Juneau can expect another wave of heavy snow followed closely by rain over the Thanksgiving holiday, according to the National Weather Service, who on Monday released another winter storm warning for Southeast Alaska.
A storm system is moving into the area and should be here by Tuesday, said Kayla Tinker, a meteorologist with NWS in Juneau, who told the Empire in a phone interview that precipitation is likely to change from snow to rain starting Wednesday.
“As of right now we have the temperature staying warm enough for rain,” Tinker said, even at over 1000 feet in elevation. “Because it’s trailing with moisture, it will likely be a wetter snow than what we saw with this past system.”
According to the winter storm warning, the northern and central areas of Southeast Alaska can expect 6-12 inches of snow Tuesday evening through Thursday morning. Snow covered roads and limited visibility may impact holiday travel, the warning said.
The Wednesday before Thanksgiving is the busiest travel day of the year and Tinker said as the storm moves in it may bring gusts of wind that could disrupt air travel, particularly for small aircraft.
But wet weather is something the employees at the Juneau International Airport are well accustomed to dealing with, said airport manager Patty Wahto, and the airport has workers on hand to regularly clear the runway of snow. The biggest problem for the airport is ice on the runway, Wahto said, which usually comes following several days of bitter cold followed by rain.
“We concentrate on our airfield conditions, we’ve got enough crew working out on the runway,” Wahto said.
Wahto said the airport is in regular contact with airlines regarding the weather, which can sometimes cause visibility problems. Alaska Airlines spokesperson Tim Thompson told the Empire in an email it was difficult to predict scheduling days ahead of time, but the company was aware of the weather warning and keeping an eye on the situation.
Alaska Airlines has issued travel advisories for the high volume of holiday traffic expected, according to the company’s website, and has issued a specific travel advisory for Anchorage.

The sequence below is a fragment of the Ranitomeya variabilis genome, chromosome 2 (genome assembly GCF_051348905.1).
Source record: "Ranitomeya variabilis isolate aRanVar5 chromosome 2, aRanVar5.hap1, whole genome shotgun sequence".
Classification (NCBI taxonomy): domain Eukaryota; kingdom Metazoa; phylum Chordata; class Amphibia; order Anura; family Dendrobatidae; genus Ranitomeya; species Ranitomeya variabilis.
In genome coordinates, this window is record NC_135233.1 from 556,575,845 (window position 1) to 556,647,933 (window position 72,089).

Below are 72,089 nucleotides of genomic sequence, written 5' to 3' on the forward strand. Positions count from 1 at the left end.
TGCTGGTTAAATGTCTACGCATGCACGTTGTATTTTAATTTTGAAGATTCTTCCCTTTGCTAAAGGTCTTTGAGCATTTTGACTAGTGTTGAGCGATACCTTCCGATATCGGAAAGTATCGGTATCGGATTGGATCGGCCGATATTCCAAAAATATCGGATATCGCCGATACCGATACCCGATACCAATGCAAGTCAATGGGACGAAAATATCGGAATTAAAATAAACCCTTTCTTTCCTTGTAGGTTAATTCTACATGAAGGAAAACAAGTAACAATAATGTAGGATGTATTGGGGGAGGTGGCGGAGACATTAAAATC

The airport was certainly seeing more travelers than last year, Wahto said, so much so that she was comparing this year’s travel numbers to 2019, the last regular year before the COVID-19 pandemic. Some days the airport was seeing higher traveler numbers compared to 2019, Wahto said, but on other days the numbers are significantly lower.
The Alaska Marine Highway System hasn’t seen an increase in holiday travelers, said Sam Dapcevich, regional spokesperson for the Department of Transportation and Public Facilities, but noted that many people wait until the last minute to purchase tickets. Weather delays are not uncommon at this time of year, Dapcevich said in an email, and the system recently had issues that caused delays.
On Friday, Nov. 19, freezing spray forced the Haines-bound LeConte to return to Juneau and offload heavy equipment to improve vessel stability, Dapcevich said, but was able to complete its round trip. According to Dapcevich, the vessels Tustumena and Kennicott have experienced a few delays recently due to heavy weather in the gulf.
“Heavy snow and rain do not impact travel,” Dapcevich said in an email. “High winds, seas, and freezing spray are the most common weather culprits.”
In addition to weather advisories, health officials are also urging diligence with COVID-19 mitigation practices. The Centers for Disease Control and Prevention has released guidelines for safe holiday travel and gatherings, including masking, avoiding gatherings if feeling ill and testing following potential exposure.
• Contact reporter Peter Segall at firstname.lastname@example.org. Follow him on Twitter at @SegallJnuEmpire.